City staff within the Little Rock Planning and Development Department pursued the proposed local-ordinance district for the Central High School area, citing the possibility that if left unchecked, neglected properties, incompatible alterations and demolitions could put an end to the neighborhood's inclusion on the National Register of Historic Places.

City board members last July approved a six-month moratorium on the issuance of permits for demolition and exterior building modifications within the Central High School neighborhood, with some exceptions, in light of the pending local-ordinance district proposal. They later voted to extend the moratorium until April 19.

But on March 7, members of the Board of Directors unanimously rejected two ordinances to create the Central High School local-ordinance district and increase the number of representatives on the Historic District Commission from seven to nine, respectively. At the time, City Director Virgil Miller Jr. of Ward 1, who represents the Central High School area, cited the opposition of two neighborhood groups.

Osceola Times building in Osceola. Located on the east side of Osceola's courthouse square, the National Register-listed Osceola Times building was constructed in 1901 and was the time home of the oldest weekly newspaper in eastern Arkansas.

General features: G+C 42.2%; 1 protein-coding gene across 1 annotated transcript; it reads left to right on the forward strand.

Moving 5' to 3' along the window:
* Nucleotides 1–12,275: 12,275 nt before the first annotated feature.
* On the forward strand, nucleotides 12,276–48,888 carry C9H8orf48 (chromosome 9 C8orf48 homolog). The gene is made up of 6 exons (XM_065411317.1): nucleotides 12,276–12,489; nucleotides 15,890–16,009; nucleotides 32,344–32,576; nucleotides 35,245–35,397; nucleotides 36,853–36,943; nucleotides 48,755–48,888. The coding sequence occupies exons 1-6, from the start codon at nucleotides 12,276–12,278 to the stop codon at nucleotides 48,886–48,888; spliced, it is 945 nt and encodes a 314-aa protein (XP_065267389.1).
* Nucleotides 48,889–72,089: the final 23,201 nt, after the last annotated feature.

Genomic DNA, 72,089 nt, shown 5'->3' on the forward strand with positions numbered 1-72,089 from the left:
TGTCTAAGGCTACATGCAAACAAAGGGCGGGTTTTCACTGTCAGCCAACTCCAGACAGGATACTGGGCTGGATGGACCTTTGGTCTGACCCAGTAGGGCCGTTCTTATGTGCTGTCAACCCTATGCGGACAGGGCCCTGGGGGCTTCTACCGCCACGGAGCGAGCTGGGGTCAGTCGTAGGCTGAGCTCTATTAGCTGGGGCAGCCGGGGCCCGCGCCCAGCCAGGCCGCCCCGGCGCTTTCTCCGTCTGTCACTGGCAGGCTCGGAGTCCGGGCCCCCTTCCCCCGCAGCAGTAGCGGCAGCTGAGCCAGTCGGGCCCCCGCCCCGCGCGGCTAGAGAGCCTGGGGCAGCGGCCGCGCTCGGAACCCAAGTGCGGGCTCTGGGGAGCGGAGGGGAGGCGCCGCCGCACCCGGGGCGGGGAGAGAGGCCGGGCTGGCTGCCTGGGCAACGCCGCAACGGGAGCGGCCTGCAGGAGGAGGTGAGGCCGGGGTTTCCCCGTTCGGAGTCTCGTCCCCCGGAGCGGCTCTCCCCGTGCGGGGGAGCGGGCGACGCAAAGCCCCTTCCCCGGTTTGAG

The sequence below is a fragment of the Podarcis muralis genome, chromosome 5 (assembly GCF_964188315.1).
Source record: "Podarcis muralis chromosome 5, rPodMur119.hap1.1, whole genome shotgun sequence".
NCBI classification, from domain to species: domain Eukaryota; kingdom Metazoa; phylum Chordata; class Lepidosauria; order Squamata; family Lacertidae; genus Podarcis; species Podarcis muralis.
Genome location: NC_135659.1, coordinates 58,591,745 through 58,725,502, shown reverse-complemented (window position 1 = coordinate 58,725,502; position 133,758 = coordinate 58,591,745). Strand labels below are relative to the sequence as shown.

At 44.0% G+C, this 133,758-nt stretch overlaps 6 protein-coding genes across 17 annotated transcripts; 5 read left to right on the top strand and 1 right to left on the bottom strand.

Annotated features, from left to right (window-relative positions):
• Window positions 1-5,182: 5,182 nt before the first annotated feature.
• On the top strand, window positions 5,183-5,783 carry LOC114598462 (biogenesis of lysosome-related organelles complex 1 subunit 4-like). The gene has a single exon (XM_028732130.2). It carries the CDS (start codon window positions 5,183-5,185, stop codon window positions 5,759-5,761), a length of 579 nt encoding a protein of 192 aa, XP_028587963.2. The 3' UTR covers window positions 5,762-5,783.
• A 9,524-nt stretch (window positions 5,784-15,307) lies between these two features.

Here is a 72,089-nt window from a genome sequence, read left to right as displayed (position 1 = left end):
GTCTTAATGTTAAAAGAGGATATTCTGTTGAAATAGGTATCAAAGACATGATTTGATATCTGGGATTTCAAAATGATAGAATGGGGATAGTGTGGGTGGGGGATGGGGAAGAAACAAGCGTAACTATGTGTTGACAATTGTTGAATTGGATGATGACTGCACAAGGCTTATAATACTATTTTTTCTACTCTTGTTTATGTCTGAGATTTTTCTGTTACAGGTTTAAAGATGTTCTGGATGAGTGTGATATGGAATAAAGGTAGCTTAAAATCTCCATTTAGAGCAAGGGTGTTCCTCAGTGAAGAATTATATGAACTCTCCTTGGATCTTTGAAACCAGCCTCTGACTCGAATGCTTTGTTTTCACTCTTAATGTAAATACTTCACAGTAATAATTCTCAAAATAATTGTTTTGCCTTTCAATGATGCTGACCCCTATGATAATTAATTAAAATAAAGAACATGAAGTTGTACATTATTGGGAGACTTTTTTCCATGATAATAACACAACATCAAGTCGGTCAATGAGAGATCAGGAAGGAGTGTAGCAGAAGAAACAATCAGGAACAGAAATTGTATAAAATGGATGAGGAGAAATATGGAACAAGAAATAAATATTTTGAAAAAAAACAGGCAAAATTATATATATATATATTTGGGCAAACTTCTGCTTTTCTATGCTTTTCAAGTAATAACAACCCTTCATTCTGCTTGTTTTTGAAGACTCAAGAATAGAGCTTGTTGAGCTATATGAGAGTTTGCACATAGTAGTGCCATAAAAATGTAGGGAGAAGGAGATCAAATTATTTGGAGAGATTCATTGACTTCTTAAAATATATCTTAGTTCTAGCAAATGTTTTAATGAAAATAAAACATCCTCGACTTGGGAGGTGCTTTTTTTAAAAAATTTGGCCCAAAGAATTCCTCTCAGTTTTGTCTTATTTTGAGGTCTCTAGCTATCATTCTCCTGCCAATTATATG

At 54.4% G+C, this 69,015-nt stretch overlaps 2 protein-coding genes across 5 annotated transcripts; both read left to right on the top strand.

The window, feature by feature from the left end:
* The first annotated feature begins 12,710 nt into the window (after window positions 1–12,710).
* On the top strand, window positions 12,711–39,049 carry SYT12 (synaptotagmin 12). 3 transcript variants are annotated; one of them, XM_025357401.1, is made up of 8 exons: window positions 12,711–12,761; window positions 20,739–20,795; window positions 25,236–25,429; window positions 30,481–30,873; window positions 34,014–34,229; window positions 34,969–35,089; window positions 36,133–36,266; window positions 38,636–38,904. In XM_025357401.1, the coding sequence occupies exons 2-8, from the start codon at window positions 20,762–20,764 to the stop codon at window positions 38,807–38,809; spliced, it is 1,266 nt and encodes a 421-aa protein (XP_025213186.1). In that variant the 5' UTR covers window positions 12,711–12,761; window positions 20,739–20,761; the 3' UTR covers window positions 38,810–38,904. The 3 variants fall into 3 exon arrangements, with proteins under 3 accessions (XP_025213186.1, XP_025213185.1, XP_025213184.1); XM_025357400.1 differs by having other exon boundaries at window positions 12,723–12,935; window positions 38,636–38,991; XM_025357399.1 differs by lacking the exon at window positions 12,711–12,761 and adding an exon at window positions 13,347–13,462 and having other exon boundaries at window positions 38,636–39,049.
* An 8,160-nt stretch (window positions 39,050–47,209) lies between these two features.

It is now the oldest building standing at Osceola, , according to Preserve Arkansas. The building is vacant and deteriorating rapidly due to a partial roof collapse about a year ago.

"A successful save would see this significant property rehabilitated for a new use and encourage additional renovation efforts in downtown Osceola," according to Preserve Arkansas.

This year's most endangered list also includes "one to continue watching": Worthen Bank Building in Little Rock. The building was constructed in 1928 at the southeast corner of 4th and Main streets in downtown Little Rock. Founded in 1877, the Worthen Bank Co. was Little Rock's oldest, continuously operated financial intuition until it was acquired by Boatmen's Bank in 1994, according to Preserve Arkansas. From 1969 until January 2023, the building was occupied by KATV, the local ABC affiliate. It is now vacant.

"A successful save would be the rehabilitation of the facility into offices, housing, or even an urban grocery store," according to Preserve Arkansas.

  photo  The historic Centennial Baptist Church in Helena-West Helena, shown in this April 13, 2020 photo, was listed among Arkansas’ Most Endangered Places on Wednesday. (Arkansas Democrat-Gazette/Staton Breidenthal)
  photo  The Worthen Bank Building at the southeast corner of Fourth and Main streets in downtown Little Rock was listed as one of Arkansas’ Most Endangered Places on Wednesday. (Arkansas Democrat-Gazette/Staci Vandagriff)

Print Headline: Nonprofit releases ’23 list of endangered historic locales